Nick Atkins – The Joan
One of the most impressive buildings standing in Penrith is The Joan – a building that inspires, impresses and slight intimidates. Take one step inside and you find a state-of-the-art facility quietly turning out productions that go onto to play on stages all over Australia and the world. We recently spoke with Nick Atkins, a producer at The Joan, who is in charge of The Q – a specifically designated division for developing and producing theatre “in and from the heart of Penrith”. Nick and The Q are instrumental in making the arts accessible to a region that is seriously under-funded and under-represented yet bursting with talent and local stories to tell.
We make theatre for and from the heart of Penrith.
The Westies: Tell me about your role at The Joan?
Nick: My role here is Producer – Q programs. The Q is the Joan’s, theatre-making arm. Just to clarify The Joan is that great building, it presents dance, and music, and theatre and a bunch of wonderful stuff. My job, and the role of The Q, which sits inside the building, is to produce and develop professional local theatre. We make theatre for and from the heart of Penrith. We respond to what the local community wants to see, whilst also ensuring the voice of this community is pushed out into the world. We get to export stories as well as import them.
My job is to develop local talent, and also to bring in the best from all around the country, and the world. It is a delicate mix to make sure that we are committing resources and energy to making sure that our local artists are getting opportunities and also attracting some of the best minds that we can.
The Westies: How did you get into Theatre?
Nick: I went to McCarthy Catholic College in Emu Plains where I did drama and enjoyed it. I went to the old Q Theatre, where I saw my first work when I was in Year 11. It really excited me, I knew I had some kind of spark going on with this thing and I was really excited by the sense of community but I had never done external drama classes or anything like that. I went to the University of New South Wales following high school, because Western Sydney University no longer had their theatre program and UNSW was the closest program still running a practice-based theatre course. I wasn’t interested in acting colleges like NIDA, I just knew that it wasn’t my scene. I liked acting, but I didn’t want to commit that much time to just one discipline. So I went to Uni and studied media, with a major in theatre, and really gravitated towards all the practice based courses, whether it was video making, or sound production, or theatre making.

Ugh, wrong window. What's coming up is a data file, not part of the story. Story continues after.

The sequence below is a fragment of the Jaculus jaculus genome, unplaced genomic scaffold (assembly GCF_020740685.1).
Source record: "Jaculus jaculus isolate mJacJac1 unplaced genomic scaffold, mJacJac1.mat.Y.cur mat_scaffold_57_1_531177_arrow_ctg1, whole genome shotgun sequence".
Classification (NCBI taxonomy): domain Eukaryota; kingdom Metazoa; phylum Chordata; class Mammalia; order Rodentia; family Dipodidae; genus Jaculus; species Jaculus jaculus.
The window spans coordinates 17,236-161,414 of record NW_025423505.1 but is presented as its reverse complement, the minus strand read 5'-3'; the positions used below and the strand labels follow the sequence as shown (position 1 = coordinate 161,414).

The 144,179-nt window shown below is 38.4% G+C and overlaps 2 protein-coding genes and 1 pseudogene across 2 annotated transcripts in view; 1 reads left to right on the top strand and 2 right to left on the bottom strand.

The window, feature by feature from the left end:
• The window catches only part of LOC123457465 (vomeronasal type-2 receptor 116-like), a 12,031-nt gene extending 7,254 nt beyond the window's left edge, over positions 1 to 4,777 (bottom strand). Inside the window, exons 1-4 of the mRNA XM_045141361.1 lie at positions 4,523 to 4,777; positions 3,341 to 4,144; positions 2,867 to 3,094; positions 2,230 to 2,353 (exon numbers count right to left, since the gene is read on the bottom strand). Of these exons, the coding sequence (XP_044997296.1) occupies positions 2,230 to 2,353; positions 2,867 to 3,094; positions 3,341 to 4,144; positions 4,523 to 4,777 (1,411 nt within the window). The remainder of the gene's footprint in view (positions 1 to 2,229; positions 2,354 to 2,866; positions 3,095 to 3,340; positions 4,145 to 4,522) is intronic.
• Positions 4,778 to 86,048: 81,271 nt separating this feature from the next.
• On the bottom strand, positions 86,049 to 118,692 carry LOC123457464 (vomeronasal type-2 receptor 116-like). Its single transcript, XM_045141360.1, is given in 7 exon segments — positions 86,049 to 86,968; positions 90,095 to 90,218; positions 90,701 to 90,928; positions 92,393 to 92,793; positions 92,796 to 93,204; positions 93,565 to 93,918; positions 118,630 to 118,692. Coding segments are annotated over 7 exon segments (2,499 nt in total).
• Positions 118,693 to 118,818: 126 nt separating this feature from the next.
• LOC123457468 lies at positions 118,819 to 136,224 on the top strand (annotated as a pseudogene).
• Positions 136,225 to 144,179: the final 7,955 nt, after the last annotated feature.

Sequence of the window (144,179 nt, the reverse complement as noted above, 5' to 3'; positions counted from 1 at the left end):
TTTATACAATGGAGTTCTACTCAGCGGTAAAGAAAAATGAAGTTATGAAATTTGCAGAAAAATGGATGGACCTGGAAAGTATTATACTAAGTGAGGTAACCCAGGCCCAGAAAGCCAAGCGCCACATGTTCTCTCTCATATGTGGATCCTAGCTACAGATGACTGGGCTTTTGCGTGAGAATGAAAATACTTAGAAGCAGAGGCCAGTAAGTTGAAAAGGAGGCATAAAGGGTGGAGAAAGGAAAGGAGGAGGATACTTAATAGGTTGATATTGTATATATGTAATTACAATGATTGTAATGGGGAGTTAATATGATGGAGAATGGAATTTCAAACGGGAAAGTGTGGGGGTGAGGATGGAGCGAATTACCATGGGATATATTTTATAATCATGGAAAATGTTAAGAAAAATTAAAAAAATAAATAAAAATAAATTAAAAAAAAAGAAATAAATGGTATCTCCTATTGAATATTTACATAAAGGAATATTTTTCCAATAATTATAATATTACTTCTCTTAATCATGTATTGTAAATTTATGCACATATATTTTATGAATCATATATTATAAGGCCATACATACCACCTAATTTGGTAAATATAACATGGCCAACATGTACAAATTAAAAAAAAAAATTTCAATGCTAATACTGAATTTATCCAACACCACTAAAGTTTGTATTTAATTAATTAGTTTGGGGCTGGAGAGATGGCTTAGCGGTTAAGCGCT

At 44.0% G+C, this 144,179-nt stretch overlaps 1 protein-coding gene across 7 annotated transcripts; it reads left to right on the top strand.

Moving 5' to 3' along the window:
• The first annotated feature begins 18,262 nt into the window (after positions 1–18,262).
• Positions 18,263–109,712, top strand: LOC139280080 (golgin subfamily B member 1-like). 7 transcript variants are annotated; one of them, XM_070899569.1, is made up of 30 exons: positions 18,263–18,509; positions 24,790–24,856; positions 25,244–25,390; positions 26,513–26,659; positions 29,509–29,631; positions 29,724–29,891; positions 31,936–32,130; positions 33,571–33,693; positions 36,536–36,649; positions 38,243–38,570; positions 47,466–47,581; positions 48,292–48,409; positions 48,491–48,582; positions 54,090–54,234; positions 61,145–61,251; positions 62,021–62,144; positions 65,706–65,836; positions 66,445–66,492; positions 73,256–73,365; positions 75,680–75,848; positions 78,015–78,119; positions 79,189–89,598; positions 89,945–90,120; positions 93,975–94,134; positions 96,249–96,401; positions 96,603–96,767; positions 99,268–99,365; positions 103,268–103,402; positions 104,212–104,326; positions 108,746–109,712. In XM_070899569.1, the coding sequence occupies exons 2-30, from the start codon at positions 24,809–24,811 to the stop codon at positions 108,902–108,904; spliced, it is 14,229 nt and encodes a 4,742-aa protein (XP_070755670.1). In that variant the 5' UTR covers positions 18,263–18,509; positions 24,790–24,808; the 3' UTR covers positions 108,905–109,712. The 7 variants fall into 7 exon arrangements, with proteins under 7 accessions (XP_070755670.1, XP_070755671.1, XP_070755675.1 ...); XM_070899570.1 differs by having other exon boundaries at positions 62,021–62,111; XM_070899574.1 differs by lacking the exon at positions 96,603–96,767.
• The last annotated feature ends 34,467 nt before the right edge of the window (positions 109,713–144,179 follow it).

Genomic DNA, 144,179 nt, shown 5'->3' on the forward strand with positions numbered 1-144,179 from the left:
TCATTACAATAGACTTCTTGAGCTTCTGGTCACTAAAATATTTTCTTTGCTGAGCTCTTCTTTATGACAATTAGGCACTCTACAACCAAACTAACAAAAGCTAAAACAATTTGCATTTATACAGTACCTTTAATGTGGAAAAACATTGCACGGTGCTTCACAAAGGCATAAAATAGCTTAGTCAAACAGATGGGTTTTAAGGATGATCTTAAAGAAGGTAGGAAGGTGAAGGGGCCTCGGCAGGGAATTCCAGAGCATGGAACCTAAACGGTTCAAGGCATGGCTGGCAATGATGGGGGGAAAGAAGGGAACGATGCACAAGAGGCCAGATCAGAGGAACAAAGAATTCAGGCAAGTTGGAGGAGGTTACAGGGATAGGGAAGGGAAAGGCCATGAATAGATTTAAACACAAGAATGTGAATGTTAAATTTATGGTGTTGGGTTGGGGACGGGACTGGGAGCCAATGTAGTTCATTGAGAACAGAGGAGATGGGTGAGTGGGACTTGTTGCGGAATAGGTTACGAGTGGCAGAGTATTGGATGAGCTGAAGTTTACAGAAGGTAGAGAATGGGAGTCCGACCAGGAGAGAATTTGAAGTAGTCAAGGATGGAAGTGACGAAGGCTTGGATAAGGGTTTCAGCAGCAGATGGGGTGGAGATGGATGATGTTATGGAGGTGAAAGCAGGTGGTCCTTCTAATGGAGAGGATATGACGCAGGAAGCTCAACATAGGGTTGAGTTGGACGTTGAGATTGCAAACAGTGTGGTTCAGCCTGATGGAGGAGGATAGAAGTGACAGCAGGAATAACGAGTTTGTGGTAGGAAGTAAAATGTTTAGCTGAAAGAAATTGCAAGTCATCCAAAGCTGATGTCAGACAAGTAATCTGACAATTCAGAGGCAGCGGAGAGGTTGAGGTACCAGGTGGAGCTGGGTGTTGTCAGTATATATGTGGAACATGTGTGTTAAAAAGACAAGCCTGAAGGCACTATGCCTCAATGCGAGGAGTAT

The traditional way of theatre is very white, and very Western, and very European…
The Westies: What productions do you have coming up in 2017?
Nick: We’ve got Black Birds coming up in late March, which is a new work that’s in development right now. It is by Emele Ugavule and Ayeesha Ash, exploring what it means to be a woman of colour in 2017 in Australia, it’s their personal stories. The traditional way of theatre is very white, and very Western, and very European, which clashes with their experience of the world.
Our other major production for this year is a new play called Daisy Moon was Born this Way. It’s really super cute. It is Emily Sheehan’s first major work. Emily is an up and coming playwright with this really lovely kind of acidic but quirky tone about her. She recently won the Rodney Seaborn Award, and we will be the first company to give her a main stage commission, which is a big deal. This particular work is about Daisy Moon growing up in a small beach town where she is the president of the Little Monsters Fan Club (Lady Gaga’s fans) she holds meetings in the bus stop out the front of her parents place – she’s also the clubs only member.